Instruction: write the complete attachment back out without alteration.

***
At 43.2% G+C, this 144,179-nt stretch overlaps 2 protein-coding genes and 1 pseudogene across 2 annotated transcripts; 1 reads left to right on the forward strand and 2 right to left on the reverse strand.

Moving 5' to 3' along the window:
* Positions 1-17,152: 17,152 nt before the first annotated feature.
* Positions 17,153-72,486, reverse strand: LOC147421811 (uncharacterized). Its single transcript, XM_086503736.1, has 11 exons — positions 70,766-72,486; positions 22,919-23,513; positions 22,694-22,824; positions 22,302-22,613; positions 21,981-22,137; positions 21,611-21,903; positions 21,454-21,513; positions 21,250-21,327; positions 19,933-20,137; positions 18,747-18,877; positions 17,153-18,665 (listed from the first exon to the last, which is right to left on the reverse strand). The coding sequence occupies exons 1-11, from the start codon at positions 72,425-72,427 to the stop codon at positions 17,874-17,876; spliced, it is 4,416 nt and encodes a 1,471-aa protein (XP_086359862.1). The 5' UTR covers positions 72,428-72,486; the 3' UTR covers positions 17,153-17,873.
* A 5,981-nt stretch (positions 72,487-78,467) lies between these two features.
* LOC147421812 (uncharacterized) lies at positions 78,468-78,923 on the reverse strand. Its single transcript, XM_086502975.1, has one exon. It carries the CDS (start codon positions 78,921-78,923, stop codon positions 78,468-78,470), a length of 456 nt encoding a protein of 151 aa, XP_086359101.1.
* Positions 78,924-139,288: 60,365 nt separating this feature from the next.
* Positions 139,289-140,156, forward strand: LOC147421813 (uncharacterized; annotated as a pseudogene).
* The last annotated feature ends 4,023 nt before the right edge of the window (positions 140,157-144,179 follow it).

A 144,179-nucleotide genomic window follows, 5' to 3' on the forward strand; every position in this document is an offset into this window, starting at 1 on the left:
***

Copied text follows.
At 43.2% G+C, this 144,179-nt stretch overlaps 2 protein-coding genes and 1 pseudogene across 2 annotated transcripts; 1 reads left to right on the forward strand and 2 right to left on the reverse strand.

Moving 5' to 3' along the window:
* Positions 1-17,152: 17,152 nt before the first annotated feature.
* Positions 17,153-72,486, reverse strand: LOC147421811 (uncharacterized). Its single transcript, XM_086503736.1, has 11 exons — positions 70,766-72,486; positions 22,919-23,513; positions 22,694-22,824; positions 22,302-22,613; positions 21,981-22,137; positions 21,611-21,903; positions 21,454-21,513; positions 21,250-21,327; positions 19,933-20,137; positions 18,747-18,877; positions 17,153-18,665 (listed from the first exon to the last, which is right to left on the reverse strand). The coding sequence occupies exons 1-11, from the start codon at positions 72,425-72,427 to the stop codon at positions 17,874-17,876; spliced, it is 4,416 nt and encodes a 1,471-aa protein (XP_086359862.1). The 5' UTR covers positions 72,428-72,486; the 3' UTR covers positions 17,153-17,873.
* A 5,981-nt stretch (positions 72,487-78,467) lies between these two features.
* LOC147421812 (uncharacterized) lies at positions 78,468-78,923 on the reverse strand. Its single transcript, XM_086502975.1, has one exon. It carries the CDS (start codon positions 78,921-78,923, stop codon positions 78,468-78,470), a length of 456 nt encoding a protein of 151 aa, XP_086359101.1.
* Positions 78,924-139,288: 60,365 nt separating this feature from the next.
* Positions 139,289-140,156, forward strand: LOC147421813 (uncharacterized; annotated as a pseudogene).
* The last annotated feature ends 4,023 nt before the right edge of the window (positions 140,157-144,179 follow it).

A 144,179-nucleotide genomic window follows, 5' to 3' on the forward strand; every position in this document is an offset into this window, starting at 1 on the left: